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Surfing the Web at Work

Published: Sep 20, 2016
Surfing the Web at Work

By Susan M. Heathfield

Employees spend between one and three hours a day surfing the web on personal business at work, depending on the study reviewed.

Since most studies depend on employee self-reported data, this productivity loss, combined with the concerns employers have for where their employees are surfing the web at work, causes more employers to monitor employee use of the Internet.

Employees shop, do banking, visit sports sites, pay bills, chat on Facebook, tweet on Twitter and more.

With most employees, these are occasional activities that they pursue on breaks and lunch. If they do spend a few minutes of work time, they likely make up for it answering email after the kids go to bed.

But, a small percentage of employees abuse the privilege. In one company, a disgruntled supervisor was spending 6-7 hours a day doing everything from job searching to looking up recipes and downloading coupons.

In another, the change in position of an employee’s computer, making the view of its screen impossible by anyone except the employee, made IT suspicious. They found that the employee was downloading and watching pornographic movies. So, sometimes employers’ worst fears are justified.

Employer Surveillance of Employees Surfing the Web at Work

Employers who block access to employees surfing the web at work are concerned about employees visiting adult sites with sexual, romantic, or pornographic content; game sites; social networking sites; entertainment sites; shopping/auction sites; and sports sites.

In addition, some companies use URL blocks to stop employees from visiting external blogs.

Depending on the company, computer monitoring takes many forms: some employers track content, keystrokes, and time spent at the keyboard; some store and review computer files; others monitor the blogosphere to see what is being written about the company by employees, and others monitor social networking sites.

Of the companies that monitor email, some use technology tools to automatically monitor email and others assign an employee to manually read and review email.

Why Employers Are Monitoring Employees Surfing the Web at Work

Employers believe this employee surveillance is necessary for employee productivity, legal reasons, the safety of company information, and to prevent an environment of harassment. According to Manny Avramidis, senior vice president of global human resources for the AMA:

    "There are primary reasons why employers monitor employee Internet behavior at work, depending on the organization and its employees. Employee productivity is key. Some companies will say that trade secret issues are important, not necessarily because employees intentionally share company information, but employees may not realize the importance to competitors of such items as new product features and organization charts.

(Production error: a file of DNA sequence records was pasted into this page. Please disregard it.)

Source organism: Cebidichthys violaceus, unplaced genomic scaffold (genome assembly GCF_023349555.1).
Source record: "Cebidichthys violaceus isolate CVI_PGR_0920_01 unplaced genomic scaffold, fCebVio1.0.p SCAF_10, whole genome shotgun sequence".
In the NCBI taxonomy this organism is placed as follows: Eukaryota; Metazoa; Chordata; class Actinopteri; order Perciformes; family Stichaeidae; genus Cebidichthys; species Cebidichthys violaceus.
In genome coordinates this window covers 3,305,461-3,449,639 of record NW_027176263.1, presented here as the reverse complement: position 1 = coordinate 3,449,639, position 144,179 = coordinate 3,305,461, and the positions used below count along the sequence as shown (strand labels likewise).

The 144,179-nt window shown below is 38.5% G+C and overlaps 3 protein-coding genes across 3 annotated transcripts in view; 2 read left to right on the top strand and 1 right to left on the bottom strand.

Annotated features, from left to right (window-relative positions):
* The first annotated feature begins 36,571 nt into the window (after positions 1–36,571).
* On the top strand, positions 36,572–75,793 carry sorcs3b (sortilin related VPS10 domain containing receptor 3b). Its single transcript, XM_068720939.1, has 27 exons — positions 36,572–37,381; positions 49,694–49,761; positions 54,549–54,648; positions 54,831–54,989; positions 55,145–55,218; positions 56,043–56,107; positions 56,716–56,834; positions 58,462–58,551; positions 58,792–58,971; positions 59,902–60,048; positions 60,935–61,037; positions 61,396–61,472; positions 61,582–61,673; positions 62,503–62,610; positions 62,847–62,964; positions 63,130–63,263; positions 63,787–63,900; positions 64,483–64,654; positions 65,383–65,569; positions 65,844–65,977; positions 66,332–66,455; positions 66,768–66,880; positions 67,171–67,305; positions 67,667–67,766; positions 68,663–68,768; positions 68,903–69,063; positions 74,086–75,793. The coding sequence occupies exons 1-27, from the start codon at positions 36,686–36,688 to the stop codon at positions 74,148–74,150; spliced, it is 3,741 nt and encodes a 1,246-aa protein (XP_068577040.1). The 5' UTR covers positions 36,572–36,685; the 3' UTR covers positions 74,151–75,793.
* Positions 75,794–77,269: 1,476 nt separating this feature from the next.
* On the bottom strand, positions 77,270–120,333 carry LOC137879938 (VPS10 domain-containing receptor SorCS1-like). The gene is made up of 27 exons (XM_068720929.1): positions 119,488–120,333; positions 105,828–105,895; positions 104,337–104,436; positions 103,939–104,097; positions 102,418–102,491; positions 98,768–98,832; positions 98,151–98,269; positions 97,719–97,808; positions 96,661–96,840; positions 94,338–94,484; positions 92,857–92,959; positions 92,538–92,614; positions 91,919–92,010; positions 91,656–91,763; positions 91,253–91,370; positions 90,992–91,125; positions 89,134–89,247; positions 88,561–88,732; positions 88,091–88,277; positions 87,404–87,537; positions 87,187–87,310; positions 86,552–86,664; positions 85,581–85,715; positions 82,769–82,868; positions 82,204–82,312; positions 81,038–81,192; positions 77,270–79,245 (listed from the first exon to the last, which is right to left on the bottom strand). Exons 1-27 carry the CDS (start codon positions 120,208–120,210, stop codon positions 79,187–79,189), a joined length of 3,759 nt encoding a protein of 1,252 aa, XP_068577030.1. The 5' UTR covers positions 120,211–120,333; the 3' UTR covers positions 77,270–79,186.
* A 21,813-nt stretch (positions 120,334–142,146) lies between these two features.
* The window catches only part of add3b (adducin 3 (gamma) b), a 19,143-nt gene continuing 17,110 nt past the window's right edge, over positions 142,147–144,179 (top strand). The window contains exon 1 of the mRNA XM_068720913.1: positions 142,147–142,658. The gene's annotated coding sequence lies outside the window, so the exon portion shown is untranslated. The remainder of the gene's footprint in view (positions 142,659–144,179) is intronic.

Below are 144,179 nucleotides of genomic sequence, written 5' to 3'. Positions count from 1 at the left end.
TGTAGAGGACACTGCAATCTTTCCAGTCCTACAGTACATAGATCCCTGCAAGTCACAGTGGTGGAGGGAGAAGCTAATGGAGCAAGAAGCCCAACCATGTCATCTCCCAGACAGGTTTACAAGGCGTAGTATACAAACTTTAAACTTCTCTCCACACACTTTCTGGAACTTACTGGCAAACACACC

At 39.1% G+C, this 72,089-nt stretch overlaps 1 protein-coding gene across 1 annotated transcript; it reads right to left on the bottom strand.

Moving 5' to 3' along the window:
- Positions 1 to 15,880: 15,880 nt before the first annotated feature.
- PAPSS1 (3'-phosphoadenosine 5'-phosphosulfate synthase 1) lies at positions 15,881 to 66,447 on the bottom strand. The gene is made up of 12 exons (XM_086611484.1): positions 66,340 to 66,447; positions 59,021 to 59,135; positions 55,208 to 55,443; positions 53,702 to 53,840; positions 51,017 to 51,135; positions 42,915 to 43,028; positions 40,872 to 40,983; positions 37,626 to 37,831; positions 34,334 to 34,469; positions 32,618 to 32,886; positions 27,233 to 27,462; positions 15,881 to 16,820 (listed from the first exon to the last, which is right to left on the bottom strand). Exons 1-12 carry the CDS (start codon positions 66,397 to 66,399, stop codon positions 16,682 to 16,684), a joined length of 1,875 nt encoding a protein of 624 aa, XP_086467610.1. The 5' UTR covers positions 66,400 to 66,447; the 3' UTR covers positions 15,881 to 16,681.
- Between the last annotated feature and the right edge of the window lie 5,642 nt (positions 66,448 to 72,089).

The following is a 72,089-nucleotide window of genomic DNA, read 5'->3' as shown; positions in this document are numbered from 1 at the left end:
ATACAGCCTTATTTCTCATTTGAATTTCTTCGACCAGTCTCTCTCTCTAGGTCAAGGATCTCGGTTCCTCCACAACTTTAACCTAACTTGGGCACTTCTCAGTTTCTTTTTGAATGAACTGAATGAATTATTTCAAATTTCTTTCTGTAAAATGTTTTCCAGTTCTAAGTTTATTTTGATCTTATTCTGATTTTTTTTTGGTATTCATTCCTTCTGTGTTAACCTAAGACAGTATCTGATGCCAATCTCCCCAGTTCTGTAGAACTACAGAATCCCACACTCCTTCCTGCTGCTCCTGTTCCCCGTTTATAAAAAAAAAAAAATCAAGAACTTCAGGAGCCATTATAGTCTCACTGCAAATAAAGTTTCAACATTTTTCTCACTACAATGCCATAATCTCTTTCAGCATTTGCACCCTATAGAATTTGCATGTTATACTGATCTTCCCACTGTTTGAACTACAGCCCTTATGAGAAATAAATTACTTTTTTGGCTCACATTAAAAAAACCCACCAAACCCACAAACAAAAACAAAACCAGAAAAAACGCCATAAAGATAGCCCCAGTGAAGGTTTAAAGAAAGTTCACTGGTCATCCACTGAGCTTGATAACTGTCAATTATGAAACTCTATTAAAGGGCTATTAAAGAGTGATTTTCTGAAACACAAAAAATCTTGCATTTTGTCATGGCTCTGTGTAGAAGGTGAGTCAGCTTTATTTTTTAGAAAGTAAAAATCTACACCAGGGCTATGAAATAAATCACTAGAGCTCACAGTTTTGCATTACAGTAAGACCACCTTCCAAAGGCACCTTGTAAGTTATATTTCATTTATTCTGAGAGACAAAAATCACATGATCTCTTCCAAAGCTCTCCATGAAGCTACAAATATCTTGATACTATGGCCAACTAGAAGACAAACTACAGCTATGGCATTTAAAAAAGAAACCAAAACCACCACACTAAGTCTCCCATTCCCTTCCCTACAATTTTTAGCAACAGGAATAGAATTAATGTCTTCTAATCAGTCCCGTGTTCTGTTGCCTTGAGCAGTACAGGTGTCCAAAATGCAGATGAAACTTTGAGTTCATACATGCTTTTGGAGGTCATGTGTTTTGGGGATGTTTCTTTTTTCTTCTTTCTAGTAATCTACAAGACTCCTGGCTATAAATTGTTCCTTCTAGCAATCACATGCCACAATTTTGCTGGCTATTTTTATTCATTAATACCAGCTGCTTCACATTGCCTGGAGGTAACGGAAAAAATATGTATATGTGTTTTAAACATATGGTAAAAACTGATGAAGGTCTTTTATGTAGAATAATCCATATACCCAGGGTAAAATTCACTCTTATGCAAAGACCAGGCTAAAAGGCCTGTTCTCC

"Intranet sites share information employers don't want outsiders to know because of competition and the need to beat competitors to market. Other companies are concerned about fraud as far as data security, making sure information is not being stolen.

    "Some companies will say safety and productivity are their key concerns which may involve monitoring employee location via GPS [global positioning satellite], video cameras in production work areas, and security guards to check IDs and the contents of items brought to work. And, other employers will cite potential liability because they have been burned in the courts. Most organizations have some capital to monitor and it's fairly cheap to do it. So they do."

More Employer Concerns About Surfing the Web at Work

In addition to the concern about the kinds of sites employees are visiting at work for these reasons, a number of additional concerns motivate employers to monitor employees surfing the web at work.

Litigation is a serious issue to employers said Nancy Flynn, executive director of The ePolicy Institute and author of The ePolicy Handbook, 2nd Edition (AMACOM, 2008) and other internet-related books.

"Concern over litigation and the role electronic evidence plays in lawsuits and regulatory investigations has spurred more employers to monitor online activity."

"Workers' e-mail and other electronically stored information create written business records that are the electronic equivalent of DNA evidence." Flynn noted that 24% of employers have had email subpoenaed by courts and regulators and another 15% have battled workplace lawsuits triggered by employee email, according to the 2006 AMA / ePolicy research.

According to Avramidis,

    "There are more and more employers placing employee computer use under surveillance because the technology is becoming cheaper and cheaper. No matter how you feel about it, employers that don't monitor will become fewer and fewer, not to nail employees, but because monitoring increasingly makes business sense. It's only going to become more and more significant in America. Employees really need to read and be aware of policies.

    "Employers should establish policies to be clear with employees about their employment relationship. A policy acts as a deterrent. In Florida, as an example, it is not unusual to park police cars by the road over night as a deterrent to motorists speeding.

    "Where employers often fall short is that they tell employees that they will be monitored but they don't describe exactly what behavior is expected or not expected. To explain exactly what their expectations are about the policy is important. Educating the employees and explaining the definition of what is fair and acceptable Internet and email use annually is recommended."